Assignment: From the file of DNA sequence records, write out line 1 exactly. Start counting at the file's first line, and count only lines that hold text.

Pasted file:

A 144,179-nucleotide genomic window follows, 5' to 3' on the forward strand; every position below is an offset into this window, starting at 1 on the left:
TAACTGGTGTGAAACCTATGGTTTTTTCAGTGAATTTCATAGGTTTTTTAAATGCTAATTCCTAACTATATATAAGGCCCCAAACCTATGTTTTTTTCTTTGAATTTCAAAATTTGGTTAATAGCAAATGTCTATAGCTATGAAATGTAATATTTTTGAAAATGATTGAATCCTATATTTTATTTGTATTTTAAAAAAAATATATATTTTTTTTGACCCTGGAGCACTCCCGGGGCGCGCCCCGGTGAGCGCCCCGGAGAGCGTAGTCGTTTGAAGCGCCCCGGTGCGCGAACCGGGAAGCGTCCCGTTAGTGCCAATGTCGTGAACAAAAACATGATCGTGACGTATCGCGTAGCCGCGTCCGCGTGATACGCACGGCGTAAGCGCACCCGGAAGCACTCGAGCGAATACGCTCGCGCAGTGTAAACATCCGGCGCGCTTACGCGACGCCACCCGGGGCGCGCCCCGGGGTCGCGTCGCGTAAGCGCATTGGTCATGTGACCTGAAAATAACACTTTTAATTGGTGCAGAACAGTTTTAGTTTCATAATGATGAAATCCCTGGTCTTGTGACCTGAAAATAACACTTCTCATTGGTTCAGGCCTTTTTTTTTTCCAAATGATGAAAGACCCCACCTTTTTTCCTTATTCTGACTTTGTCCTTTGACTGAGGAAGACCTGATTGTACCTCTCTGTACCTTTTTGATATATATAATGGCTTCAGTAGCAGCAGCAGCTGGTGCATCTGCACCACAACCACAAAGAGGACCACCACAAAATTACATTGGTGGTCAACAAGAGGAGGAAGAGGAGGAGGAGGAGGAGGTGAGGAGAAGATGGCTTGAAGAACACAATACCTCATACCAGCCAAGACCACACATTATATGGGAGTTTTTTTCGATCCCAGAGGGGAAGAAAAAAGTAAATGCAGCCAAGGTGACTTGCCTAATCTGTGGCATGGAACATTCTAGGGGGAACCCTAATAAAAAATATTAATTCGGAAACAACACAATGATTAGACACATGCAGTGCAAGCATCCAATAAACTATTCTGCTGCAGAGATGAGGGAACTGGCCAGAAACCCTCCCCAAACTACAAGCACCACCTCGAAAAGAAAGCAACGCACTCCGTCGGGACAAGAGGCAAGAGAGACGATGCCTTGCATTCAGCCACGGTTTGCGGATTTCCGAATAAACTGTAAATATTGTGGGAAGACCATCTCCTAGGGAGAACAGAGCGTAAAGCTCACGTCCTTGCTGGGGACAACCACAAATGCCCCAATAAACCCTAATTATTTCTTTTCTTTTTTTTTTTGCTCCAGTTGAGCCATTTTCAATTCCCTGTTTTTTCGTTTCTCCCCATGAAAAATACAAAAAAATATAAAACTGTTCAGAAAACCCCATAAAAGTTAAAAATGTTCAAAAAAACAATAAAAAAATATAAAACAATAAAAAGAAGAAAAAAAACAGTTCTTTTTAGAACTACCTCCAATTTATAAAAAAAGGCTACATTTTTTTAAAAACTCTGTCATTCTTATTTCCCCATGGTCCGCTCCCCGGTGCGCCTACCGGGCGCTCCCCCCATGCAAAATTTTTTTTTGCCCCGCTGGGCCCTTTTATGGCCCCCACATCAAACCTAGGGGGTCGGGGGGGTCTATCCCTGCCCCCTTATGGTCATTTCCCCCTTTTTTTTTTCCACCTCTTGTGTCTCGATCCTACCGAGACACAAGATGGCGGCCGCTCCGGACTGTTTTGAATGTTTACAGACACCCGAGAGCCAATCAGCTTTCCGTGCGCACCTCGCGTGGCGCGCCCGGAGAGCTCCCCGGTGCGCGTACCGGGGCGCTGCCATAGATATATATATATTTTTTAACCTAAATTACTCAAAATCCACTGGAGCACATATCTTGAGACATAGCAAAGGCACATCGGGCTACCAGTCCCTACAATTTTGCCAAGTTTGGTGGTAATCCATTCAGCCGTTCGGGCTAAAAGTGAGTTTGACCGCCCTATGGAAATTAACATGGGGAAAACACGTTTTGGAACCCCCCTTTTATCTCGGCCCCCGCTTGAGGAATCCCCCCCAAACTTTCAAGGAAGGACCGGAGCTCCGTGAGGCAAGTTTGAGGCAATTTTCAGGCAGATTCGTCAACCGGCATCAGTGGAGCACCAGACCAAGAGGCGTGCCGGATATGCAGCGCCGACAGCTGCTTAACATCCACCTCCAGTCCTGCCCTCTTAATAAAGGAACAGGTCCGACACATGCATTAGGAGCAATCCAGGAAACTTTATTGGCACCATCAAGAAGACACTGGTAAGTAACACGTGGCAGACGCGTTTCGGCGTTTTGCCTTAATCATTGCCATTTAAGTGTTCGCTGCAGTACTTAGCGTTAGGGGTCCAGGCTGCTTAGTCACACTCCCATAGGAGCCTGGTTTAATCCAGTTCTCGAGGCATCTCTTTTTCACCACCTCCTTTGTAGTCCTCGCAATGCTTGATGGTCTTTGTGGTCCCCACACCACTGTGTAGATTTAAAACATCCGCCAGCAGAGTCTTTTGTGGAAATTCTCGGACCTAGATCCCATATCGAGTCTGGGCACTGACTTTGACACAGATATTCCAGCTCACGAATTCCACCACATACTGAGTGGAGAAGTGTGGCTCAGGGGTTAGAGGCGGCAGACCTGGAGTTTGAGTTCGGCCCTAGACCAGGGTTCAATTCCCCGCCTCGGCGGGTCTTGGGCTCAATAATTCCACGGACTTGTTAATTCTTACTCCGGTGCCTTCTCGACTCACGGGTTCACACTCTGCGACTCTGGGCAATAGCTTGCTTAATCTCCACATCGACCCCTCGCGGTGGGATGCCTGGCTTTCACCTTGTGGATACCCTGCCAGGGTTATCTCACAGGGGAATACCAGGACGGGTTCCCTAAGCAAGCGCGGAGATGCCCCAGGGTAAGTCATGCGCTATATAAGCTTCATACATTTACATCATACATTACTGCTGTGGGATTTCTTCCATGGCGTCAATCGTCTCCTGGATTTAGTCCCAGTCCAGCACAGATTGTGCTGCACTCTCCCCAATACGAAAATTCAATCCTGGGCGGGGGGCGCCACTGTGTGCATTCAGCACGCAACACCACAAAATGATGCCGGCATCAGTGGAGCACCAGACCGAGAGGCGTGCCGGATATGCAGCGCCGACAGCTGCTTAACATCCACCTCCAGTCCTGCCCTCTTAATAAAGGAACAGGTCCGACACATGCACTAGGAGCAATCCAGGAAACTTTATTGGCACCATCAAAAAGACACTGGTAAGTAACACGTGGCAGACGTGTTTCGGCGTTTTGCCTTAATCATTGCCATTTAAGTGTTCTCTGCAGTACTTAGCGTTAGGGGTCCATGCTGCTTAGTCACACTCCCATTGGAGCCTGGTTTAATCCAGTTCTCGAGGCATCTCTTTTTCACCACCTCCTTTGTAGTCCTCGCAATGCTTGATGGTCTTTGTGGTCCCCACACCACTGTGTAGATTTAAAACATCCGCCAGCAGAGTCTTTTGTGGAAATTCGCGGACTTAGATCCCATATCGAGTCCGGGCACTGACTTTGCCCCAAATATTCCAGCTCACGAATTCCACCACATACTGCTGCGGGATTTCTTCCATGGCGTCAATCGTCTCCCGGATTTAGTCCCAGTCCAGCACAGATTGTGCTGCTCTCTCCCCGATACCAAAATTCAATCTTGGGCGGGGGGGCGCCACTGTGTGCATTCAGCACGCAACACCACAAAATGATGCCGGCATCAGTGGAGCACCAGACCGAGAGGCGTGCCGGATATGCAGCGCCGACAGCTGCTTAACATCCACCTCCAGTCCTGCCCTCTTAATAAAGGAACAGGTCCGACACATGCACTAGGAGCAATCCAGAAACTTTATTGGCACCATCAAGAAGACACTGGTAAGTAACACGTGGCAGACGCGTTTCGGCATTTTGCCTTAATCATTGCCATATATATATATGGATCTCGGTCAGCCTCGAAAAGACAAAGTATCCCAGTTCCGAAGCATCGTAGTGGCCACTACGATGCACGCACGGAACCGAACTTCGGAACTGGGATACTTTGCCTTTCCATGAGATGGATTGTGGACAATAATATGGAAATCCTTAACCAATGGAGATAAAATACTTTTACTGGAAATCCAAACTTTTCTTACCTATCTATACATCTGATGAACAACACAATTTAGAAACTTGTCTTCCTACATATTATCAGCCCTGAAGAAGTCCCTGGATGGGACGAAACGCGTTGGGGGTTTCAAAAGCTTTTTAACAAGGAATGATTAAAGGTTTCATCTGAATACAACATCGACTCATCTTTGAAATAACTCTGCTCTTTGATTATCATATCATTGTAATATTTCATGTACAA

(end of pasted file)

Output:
A 144,179-nucleotide genomic window follows, 5' to 3' on the forward strand; every position below is an offset into this window, starting at 1 on the left: